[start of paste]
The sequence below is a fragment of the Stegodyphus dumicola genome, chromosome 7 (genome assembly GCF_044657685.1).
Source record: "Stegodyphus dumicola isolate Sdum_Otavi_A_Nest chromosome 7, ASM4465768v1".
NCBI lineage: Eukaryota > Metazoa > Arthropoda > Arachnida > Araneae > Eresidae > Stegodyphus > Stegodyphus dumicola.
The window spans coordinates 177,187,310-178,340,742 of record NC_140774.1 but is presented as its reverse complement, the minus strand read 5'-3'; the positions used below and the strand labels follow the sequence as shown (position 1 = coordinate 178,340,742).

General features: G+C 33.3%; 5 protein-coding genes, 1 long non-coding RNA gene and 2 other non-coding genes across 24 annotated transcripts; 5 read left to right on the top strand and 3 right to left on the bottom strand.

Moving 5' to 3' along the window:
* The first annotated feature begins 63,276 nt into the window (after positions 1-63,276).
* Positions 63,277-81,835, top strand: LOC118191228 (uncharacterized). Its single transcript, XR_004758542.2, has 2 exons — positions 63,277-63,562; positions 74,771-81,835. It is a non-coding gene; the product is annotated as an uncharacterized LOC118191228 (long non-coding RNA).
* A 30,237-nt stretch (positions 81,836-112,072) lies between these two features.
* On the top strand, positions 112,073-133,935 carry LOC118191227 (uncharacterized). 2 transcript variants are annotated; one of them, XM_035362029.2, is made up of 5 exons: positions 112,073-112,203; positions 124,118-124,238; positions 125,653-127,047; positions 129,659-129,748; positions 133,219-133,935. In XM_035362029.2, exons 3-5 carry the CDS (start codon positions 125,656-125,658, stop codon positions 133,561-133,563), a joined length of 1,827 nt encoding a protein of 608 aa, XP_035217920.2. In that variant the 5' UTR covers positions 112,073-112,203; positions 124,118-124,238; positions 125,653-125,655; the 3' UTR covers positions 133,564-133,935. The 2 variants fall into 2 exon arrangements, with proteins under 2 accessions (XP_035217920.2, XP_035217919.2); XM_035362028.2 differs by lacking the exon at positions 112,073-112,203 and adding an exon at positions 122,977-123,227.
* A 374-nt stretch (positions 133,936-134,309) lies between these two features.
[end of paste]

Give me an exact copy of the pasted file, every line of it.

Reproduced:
The sequence below is a fragment of the Stegodyphus dumicola genome, chromosome 7 (genome assembly GCF_044657685.1).
Source record: "Stegodyphus dumicola isolate Sdum_Otavi_A_Nest chromosome 7, ASM4465768v1".
NCBI lineage: Eukaryota > Metazoa > Arthropoda > Arachnida > Araneae > Eresidae > Stegodyphus > Stegodyphus dumicola.
The window spans coordinates 177,187,310-178,340,742 of record NC_140774.1 but is presented as its reverse complement, the minus strand read 5'-3'; the positions used below and the strand labels follow the sequence as shown (position 1 = coordinate 178,340,742).

General features: G+C 33.3%; 5 protein-coding genes, 1 long non-coding RNA gene and 2 other non-coding genes across 24 annotated transcripts; 5 read left to right on the top strand and 3 right to left on the bottom strand.

Moving 5' to 3' along the window:
* The first annotated feature begins 63,276 nt into the window (after positions 1-63,276).
* Positions 63,277-81,835, top strand: LOC118191228 (uncharacterized). Its single transcript, XR_004758542.2, has 2 exons — positions 63,277-63,562; positions 74,771-81,835. It is a non-coding gene; the product is annotated as an uncharacterized LOC118191228 (long non-coding RNA).
* A 30,237-nt stretch (positions 81,836-112,072) lies between these two features.
* On the top strand, positions 112,073-133,935 carry LOC118191227 (uncharacterized). 2 transcript variants are annotated; one of them, XM_035362029.2, is made up of 5 exons: positions 112,073-112,203; positions 124,118-124,238; positions 125,653-127,047; positions 129,659-129,748; positions 133,219-133,935. In XM_035362029.2, exons 3-5 carry the CDS (start codon positions 125,656-125,658, stop codon positions 133,561-133,563), a joined length of 1,827 nt encoding a protein of 608 aa, XP_035217920.2. In that variant the 5' UTR covers positions 112,073-112,203; positions 124,118-124,238; positions 125,653-125,655; the 3' UTR covers positions 133,564-133,935. The 2 variants fall into 2 exon arrangements, with proteins under 2 accessions (XP_035217920.2, XP_035217919.2); XM_035362028.2 differs by lacking the exon at positions 112,073-112,203 and adding an exon at positions 122,977-123,227.
* A 374-nt stretch (positions 133,936-134,309) lies between these two features.